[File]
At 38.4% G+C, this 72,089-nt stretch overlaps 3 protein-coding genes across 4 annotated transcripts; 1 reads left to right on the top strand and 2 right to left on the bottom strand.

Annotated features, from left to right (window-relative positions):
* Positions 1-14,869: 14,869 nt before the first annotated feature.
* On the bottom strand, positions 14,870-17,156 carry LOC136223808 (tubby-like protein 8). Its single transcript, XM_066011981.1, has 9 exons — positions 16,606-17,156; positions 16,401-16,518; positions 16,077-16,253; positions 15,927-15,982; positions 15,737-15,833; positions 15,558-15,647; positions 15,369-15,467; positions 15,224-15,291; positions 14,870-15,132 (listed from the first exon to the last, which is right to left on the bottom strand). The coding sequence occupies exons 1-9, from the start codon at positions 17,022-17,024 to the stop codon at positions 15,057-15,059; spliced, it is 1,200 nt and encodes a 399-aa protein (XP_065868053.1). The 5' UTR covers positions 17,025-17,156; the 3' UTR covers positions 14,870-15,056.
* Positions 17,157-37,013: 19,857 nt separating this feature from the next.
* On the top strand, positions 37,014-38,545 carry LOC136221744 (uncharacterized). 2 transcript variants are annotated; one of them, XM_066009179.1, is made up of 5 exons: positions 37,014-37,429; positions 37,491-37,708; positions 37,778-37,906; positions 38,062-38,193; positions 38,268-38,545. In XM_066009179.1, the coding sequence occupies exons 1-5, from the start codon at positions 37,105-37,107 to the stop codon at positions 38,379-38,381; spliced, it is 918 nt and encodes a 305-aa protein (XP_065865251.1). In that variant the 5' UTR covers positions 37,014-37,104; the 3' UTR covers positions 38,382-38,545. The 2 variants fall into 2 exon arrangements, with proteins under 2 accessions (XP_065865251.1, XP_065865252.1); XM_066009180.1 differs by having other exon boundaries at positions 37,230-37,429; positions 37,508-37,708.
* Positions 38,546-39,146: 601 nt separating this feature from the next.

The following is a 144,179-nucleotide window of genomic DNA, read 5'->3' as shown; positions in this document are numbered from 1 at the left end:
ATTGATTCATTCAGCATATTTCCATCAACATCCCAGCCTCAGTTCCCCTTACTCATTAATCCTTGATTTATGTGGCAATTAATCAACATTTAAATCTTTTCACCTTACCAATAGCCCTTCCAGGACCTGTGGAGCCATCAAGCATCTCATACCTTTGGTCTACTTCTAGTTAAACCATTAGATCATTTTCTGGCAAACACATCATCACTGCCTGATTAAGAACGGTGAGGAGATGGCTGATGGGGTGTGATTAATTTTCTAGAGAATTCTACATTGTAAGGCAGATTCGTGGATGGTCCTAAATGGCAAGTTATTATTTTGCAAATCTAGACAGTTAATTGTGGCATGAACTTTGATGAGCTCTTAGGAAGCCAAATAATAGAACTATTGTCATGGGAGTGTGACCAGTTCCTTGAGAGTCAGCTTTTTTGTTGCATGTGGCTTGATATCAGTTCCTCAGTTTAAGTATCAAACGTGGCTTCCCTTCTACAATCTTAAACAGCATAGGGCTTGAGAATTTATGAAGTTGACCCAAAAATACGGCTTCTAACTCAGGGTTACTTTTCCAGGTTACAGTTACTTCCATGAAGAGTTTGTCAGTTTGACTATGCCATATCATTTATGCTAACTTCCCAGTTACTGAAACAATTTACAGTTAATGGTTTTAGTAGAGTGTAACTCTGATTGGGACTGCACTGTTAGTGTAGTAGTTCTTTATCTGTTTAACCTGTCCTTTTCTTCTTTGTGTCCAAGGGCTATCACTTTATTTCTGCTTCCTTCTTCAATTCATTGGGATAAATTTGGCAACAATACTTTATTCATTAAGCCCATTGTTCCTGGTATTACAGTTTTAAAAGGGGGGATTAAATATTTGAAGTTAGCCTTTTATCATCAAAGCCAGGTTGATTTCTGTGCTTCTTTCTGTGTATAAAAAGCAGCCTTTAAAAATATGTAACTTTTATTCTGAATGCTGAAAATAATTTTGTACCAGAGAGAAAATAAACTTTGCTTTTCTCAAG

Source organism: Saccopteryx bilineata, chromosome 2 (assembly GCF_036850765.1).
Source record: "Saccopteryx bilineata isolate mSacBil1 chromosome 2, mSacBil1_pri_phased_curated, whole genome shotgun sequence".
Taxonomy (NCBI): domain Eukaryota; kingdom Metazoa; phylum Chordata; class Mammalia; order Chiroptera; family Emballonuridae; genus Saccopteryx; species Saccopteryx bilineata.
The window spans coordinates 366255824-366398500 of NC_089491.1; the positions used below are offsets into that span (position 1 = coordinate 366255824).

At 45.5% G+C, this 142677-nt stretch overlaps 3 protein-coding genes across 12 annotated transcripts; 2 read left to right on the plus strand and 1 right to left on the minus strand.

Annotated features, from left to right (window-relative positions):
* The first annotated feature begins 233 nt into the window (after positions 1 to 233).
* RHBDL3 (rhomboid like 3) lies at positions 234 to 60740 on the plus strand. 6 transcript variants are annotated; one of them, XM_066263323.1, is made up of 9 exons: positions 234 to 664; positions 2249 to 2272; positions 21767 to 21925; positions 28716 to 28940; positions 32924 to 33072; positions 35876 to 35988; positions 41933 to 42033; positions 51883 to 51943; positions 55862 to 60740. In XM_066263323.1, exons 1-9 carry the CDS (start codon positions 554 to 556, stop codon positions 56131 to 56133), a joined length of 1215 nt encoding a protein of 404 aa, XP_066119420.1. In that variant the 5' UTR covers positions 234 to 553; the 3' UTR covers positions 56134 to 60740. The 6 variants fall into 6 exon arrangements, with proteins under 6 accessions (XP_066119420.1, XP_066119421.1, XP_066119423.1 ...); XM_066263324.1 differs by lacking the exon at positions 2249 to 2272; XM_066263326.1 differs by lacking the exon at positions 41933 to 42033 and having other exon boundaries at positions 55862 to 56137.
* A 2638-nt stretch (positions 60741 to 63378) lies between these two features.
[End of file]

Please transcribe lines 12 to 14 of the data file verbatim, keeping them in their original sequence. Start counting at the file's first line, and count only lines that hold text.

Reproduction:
Taxonomy (NCBI): domain Eukaryota; kingdom Metazoa; phylum Chordata; class Mammalia; order Chiroptera; family Emballonuridae; genus Saccopteryx; species Saccopteryx bilineata.
The window spans coordinates 366255824-366398500 of NC_089491.1; the positions used below are offsets into that span (position 1 = coordinate 366255824).

At 45.5% G+C, this 142677-nt stretch overlaps 3 protein-coding genes across 12 annotated transcripts; 2 read left to right on the plus strand and 1 right to left on the minus strand.